The origin of beer was a happy coincidence: In the fourth millennium BC, the Sumarians discovered the fermentation process.
The country of the Sumarians, called Mesopotamia, was located between the Euphrates and the Tigris. The Sumarians wanted to help an ill person swallow some bread, so and they soaked a piece in water. They simply forgot the bread in the pitcher for a few days and it began to ferment.
An intoxicating mash was generated and dispensed to the patient. Since the man was not a very heavy drinker, the mixture turned out to be very efficient. After his quick convalescence, he began to reproduce the drink – for medical purposes only, of course.
Quickly the recipe spread and the Sumarians, as the first civilized people, were beer brewers. They had invented a really divine beverage.
In the Middle Ages, monasteries, manors, and independent citizens got interested in the production of beer. Slowly small brew houses began to develop. Communities also began to found breweries in order to cover their expenses by selling beer.
The Industrial Revolution in the 19th century lead to further innovations: for the first time, it was possible to brew beer in a bottom-fermented way. Modern technologies were developed to produce beer at an industrial scale.
In every brewery, a large quantity of spent grains is generated as a by-product of the brewing process. Approximately 20 kg of wet spent grains are generated per hectolitrer of beer (1.7 lb/gal). The moisture content is about 80%, which means that the dry substance content is only 20%. Due to this moisture content the spent grains are not biologically stable. In order to prevent biological degradation they have to be disposed of or further treated quickly and continuously in a reliable manner.
The Current Major Problem – How to Get Rid of Brewery Residues?
Breweries used to sell spent grains to farmers as cattle food because of their high protein content. Now, as heads of cattle decline, the demand for cattle food is also dropping.
Other possibilities to treat spent grains (e.g. the production of bricks, faceplates, or biogas) were examined during the last several years, but were determines not to be economical.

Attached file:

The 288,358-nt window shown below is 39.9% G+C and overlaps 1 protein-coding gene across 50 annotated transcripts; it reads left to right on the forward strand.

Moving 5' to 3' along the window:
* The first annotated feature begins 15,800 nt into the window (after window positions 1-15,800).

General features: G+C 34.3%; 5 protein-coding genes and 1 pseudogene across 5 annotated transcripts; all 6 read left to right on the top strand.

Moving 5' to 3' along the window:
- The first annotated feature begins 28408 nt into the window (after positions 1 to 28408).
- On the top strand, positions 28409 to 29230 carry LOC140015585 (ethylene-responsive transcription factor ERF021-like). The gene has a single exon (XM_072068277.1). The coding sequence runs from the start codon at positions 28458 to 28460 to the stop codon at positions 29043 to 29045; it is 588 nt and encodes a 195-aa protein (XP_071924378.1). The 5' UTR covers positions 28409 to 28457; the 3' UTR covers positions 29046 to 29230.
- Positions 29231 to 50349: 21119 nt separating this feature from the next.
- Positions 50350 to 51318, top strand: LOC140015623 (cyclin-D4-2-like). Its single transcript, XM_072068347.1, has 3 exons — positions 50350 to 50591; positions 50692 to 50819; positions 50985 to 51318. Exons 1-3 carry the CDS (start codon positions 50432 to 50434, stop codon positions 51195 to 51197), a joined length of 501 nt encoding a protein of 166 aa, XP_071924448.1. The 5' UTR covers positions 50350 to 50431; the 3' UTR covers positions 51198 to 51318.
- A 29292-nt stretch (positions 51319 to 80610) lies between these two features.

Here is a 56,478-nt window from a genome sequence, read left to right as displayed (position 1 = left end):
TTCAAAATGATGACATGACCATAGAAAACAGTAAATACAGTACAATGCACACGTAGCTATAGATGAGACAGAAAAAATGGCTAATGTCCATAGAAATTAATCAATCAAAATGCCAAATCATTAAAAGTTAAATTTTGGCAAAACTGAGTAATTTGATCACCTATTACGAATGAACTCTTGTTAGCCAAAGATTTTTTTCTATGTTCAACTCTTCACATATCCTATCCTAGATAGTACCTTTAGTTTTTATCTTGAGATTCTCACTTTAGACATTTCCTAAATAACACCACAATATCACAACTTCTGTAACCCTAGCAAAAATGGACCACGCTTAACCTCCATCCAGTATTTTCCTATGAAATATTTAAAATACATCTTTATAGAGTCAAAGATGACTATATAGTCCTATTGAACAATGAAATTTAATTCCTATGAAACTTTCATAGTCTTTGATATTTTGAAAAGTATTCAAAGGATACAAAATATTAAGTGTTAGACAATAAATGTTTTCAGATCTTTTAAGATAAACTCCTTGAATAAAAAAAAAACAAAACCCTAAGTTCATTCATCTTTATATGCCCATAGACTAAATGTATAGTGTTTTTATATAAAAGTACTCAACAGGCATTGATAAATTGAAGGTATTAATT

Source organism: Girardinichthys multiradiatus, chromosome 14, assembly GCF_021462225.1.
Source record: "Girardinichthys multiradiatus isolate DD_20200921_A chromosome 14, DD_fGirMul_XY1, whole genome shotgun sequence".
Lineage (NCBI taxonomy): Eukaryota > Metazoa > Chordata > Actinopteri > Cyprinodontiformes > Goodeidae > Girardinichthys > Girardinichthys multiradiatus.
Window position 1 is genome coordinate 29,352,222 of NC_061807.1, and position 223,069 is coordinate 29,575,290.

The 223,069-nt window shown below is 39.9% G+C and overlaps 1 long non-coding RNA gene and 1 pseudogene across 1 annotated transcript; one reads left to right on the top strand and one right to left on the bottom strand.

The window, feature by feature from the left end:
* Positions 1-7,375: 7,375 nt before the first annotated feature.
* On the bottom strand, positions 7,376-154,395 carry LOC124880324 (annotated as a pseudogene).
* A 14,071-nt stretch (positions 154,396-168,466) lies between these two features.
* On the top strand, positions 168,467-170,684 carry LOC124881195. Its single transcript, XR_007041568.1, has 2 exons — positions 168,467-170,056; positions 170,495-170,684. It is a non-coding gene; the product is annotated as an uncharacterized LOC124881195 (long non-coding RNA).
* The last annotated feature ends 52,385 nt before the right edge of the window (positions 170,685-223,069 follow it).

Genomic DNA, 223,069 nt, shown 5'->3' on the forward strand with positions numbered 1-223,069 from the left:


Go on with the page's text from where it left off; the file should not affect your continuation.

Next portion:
The Göss brewery in Leoben, Austria, contacted the University of Leoben in order to find a solution for the reliable and continuous utilization of spent grains. Was there a possibility to close the internal resource cycle in a brewery with spent grains? 'Combustion of spent grains was not possible because of their high water content,“ said the President of the Institute, Dr. Werner Kepplinger. So the scientists at the institute for process engineering had the idea to apply mechanical pre-dewatering. With the help of a modified filter belt press, they managed to reduce the water content to less than 60%, a level which enables economical combustion. The process patent was awarded to the Austrian Brewing Group Brau Union Österreich in 1998. Utilization of the process is subject to a license agreement.
This kind of energy-saving brewing has already piqued international interest.
The first installation worldwide for the thermal recycling of spent grains was commissioned in December 2002 at the Göss brewery in Leoben, Austria. It was designed for a capacity of 2-3 tons of wet spent grains per hour. This complies with a saturated vapour performance of approximately 2-3 megawatts at an operating pressure of 8 bars (116 psi).